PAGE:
individual laws, offenders could be required to register up to four times a year.
Typically, the Northern Ohio Marshals rely on information from Cuyahoga County Sheriff’s Office, Cleveland Police or Ohio Adult Parole for Cuyahoga to help locate offenders who do not register. Lead investigative agencies include the FBI, Interpol, ICE, Secret Service, and even the Postal Service, with help from the National Center for Missing and Exploited Children.
“A lot of other law enforcement agencies put a case together,” Fitzgibbon said. “When we go after someone, there’s a warrant that exists. Our specialty is just finding people. We’re like the bloodhounds.”
Because children are most at risk, the Marshals want to make sure the residents of Cuyahoga County know they are there to help. Most often, the Marshals do “knock and talks” – where they simply knock on the door of a home and ask if the residents know the whereabouts of the offender in question.
In areas that see lots of crime, the Marshals will sometimes conduct saturation operations. Fitzgibbon cited Cleveland’s fourth district, which has a high number of unsolved crimes against women. He said the Marshals will saturate the area by doing compliance checks, knocking on doors and introducing themselves to people. Fitzgibbon said those operations help to build trust in the community.
“People come up to us and talk to us when we’re executing warrants,” he said.
But, when it comes to being safe from offenders, Fitzgibbon believes people need to educate themselves.
“What I always tell people is, knowledge is power,” he said. He always urges people to look up the sex offenders in their neighborhood the next time they surf the net.
“I would educate my children to be familiar with faces,” Fitzgibbon said. “Children should know who to speak to, who to trust, people in authority, bring it to their attention… Educating your children will only help make them safer.”
Be it with residents or other agencies, communication is key. Before the Adam Walsh Act passed in 2006, not every law enforcement agency had been in the habit of communicating with each other about sexual offenders. Fitzgibbon said those bridges were not built overnight, but now that they are in place, they are sturdy and reliable.
“Prior to Task Force, you just had to pick up the phone, [but] they don’t know you, they may have to confirm who you are,” he said. “But when you have the Task Force, they know who you are, they know who you’re looking for. You’re only as good as your weakest link and, honestly, we don’t have one here.”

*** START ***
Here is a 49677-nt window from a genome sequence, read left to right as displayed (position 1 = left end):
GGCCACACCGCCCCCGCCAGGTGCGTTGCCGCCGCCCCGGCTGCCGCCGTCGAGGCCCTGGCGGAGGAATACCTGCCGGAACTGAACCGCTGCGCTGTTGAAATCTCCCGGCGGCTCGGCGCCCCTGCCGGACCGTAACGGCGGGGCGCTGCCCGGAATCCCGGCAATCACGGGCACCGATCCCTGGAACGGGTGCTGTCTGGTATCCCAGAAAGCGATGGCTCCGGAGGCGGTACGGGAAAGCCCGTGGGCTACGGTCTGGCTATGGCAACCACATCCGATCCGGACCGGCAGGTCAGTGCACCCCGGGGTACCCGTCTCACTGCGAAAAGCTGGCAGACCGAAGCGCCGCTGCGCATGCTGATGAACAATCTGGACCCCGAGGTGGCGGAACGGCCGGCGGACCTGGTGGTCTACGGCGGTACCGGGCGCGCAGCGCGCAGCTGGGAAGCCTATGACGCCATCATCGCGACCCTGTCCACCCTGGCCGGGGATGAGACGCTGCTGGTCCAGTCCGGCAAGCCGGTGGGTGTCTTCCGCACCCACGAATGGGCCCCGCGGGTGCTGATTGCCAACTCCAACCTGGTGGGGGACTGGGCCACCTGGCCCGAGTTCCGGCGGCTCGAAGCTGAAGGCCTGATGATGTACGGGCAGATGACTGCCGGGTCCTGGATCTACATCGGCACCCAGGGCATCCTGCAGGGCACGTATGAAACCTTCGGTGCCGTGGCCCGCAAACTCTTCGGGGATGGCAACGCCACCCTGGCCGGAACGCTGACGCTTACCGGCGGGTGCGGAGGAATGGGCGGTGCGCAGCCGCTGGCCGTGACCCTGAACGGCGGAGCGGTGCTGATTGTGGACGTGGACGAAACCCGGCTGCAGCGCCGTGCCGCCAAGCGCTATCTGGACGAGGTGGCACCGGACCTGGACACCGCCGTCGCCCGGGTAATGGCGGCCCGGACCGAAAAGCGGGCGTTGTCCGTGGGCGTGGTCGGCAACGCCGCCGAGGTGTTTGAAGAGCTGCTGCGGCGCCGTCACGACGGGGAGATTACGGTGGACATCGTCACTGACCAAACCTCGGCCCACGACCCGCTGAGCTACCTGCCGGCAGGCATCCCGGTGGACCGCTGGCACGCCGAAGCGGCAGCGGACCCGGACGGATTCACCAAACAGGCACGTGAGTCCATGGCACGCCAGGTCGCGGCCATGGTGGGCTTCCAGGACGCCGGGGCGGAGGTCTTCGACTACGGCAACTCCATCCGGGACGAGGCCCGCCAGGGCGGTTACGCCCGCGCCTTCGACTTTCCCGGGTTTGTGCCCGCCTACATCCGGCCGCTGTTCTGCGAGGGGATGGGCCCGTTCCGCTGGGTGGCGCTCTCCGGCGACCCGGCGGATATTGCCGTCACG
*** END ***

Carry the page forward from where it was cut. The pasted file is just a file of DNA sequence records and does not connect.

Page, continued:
Fitzgibbon has seen the effectiveness of the Sex Offender Investigations Branch grow over the years.
“Sometimes it doesn’t feel like work,” Fitzgibbon said. “I could pick up that phone and ask them about a case, or ask if they saw the game on Sunday. There’s definitely a level of respect that we have for each other’s position and know each other well to know what the other is looking for and how the other can help.”
U.S. Marshal for Northern Ohio Pete Elliott agrees.
“They do an outstanding job. It’s one of our highest priorities in the district. We’ve done a number of sexual offender sweeps in many counties. It’s absolutely necessary,” Elliott said. “People out there who aren’t registering are trying to abduct our children. We’re working with Sheriffs and police to apprehend those individuals and take them off the streets permanently.”
“We got a great boss; not everybody is as gung ho as him,” Fitzgibbon said of Elliott. “The Marshal is a hundred percent. When I first got here, he said, ‘The type of office I want to run is one where everybody is respectful to everyone, including the cleaning person that comes in.’”
Fitzgibbon said that attitude is infectious in everyone he works with on the streets.
“We have fun doing our job, we enjoy it,” he said. “No matter how much we joke around, when it’s time to put our game face on, everyone is professional. Sometimes we deal with the lowest of the low, but we have a job to do, and we will be professional.”
When asked if hunting for offenders daily is rewarding, Fitzgibbon said, “Without a doubt, it’s putting away some of the predators that prey on children and, for whatever time he or she is going to jail, we could be preventing another victim.”
He said, sometimes the deputies get calls or letters from victims or their family members.
“To get a letter from a child, saying, ‘Thank you for catching the person who killed my mommy or hurt my brother…’”
Fitzgibbon did not have to finish the thought. It spoke for itself.
[Look for Colin McDermott’s weekly series about the U.S. Marshals of the Northern District of Ohio.]